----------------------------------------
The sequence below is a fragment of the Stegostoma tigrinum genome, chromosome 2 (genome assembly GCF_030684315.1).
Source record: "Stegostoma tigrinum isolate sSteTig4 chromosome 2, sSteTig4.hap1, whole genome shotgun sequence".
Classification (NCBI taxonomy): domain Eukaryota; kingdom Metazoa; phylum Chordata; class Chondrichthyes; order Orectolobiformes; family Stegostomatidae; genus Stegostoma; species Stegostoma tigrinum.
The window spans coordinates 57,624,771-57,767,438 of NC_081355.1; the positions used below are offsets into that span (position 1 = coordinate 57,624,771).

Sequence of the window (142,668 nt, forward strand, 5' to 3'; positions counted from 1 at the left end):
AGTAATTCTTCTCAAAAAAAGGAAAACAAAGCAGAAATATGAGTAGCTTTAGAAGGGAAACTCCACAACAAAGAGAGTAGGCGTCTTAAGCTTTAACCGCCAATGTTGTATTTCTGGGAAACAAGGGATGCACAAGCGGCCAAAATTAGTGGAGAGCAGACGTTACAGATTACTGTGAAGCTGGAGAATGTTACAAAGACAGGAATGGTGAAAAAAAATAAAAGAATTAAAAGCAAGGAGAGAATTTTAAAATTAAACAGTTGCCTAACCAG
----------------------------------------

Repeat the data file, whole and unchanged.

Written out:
The sequence below is a fragment of the Stegostoma tigrinum genome, chromosome 2 (genome assembly GCF_030684315.1).
Source record: "Stegostoma tigrinum isolate sSteTig4 chromosome 2, sSteTig4.hap1, whole genome shotgun sequence".
Classification (NCBI taxonomy): domain Eukaryota; kingdom Metazoa; phylum Chordata; class Chondrichthyes; order Orectolobiformes; family Stegostomatidae; genus Stegostoma; species Stegostoma tigrinum.
The window spans coordinates 57,624,771-57,767,438 of NC_081355.1; the positions used below are offsets into that span (position 1 = coordinate 57,624,771).

Sequence of the window (142,668 nt, forward strand, 5' to 3'; positions counted from 1 at the left end):
AGTAATTCTTCTCAAAAAAAGGAAAACAAAGCAGAAATATGAGTAGCTTTAGAAGGGAAACTCCACAACAAAGAGAGTAGGCGTCTTAAGCTTTAACCGCCAATGTTGTATTTCTGGGAAACAAGGGATGCACAAGCGGCCAAAATTAGTGGAGAGCAGACGTTACAGATTACTGTGAAGCTGGAGAATGTTACAAAGACAGGAATGGTGAAAAAAAATAAAAGAATTAAAAGCAAGGAGAGAATTTTAAAATTAAACAGTTGCCTAACCAG